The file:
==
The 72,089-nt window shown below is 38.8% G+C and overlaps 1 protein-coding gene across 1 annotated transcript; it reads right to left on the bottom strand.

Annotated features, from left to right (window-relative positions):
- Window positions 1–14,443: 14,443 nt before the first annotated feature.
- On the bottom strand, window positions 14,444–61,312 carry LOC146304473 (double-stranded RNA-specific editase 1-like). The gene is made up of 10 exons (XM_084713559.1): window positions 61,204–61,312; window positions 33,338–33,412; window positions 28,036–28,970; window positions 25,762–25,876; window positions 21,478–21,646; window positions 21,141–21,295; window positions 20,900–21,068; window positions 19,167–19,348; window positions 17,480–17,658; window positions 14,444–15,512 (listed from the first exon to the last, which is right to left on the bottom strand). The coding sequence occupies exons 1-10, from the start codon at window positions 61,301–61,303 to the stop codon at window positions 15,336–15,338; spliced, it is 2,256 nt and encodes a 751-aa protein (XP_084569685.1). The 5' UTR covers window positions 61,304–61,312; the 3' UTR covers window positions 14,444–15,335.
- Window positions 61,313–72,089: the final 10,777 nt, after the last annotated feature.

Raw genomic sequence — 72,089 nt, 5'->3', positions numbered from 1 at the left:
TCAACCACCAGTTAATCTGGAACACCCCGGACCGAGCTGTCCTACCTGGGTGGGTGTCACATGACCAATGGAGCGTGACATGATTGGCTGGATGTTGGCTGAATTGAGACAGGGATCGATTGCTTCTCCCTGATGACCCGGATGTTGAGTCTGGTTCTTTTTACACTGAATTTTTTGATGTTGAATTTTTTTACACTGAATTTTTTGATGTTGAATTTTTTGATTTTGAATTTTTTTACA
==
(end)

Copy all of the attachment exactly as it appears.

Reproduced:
The 72,089-nt window shown below is 38.8% G+C and overlaps 1 protein-coding gene across 1 annotated transcript; it reads right to left on the bottom strand.

Annotated features, from left to right (window-relative positions):
- Window positions 1–14,443: 14,443 nt before the first annotated feature.
- On the bottom strand, window positions 14,444–61,312 carry LOC146304473 (double-stranded RNA-specific editase 1-like). The gene is made up of 10 exons (XM_084713559.1): window positions 61,204–61,312; window positions 33,338–33,412; window positions 28,036–28,970; window positions 25,762–25,876; window positions 21,478–21,646; window positions 21,141–21,295; window positions 20,900–21,068; window positions 19,167–19,348; window positions 17,480–17,658; window positions 14,444–15,512 (listed from the first exon to the last, which is right to left on the bottom strand). The coding sequence occupies exons 1-10, from the start codon at window positions 61,301–61,303 to the stop codon at window positions 15,336–15,338; spliced, it is 2,256 nt and encodes a 751-aa protein (XP_084569685.1). The 5' UTR covers window positions 61,304–61,312; the 3' UTR covers window positions 14,444–15,335.
- Window positions 61,313–72,089: the final 10,777 nt, after the last annotated feature.

Raw genomic sequence — 72,089 nt, 5'->3', positions numbered from 1 at the left:
TCAACCACCAGTTAATCTGGAACACCCCGGACCGAGCTGTCCTACCTGGGTGGGTGTCACATGACCAATGGAGCGTGACATGATTGGCTGGATGTTGGCTGAATTGAGACAGGGATCGATTGCTTCTCCCTGATGACCCGGATGTTGAGTCTGGTTCTTTTTACACTGAATTTTTTGATGTTGAATTTTTTTACACTGAATTTTTTGATGTTGAATTTTTTGATTTTGAATTTTTTTACA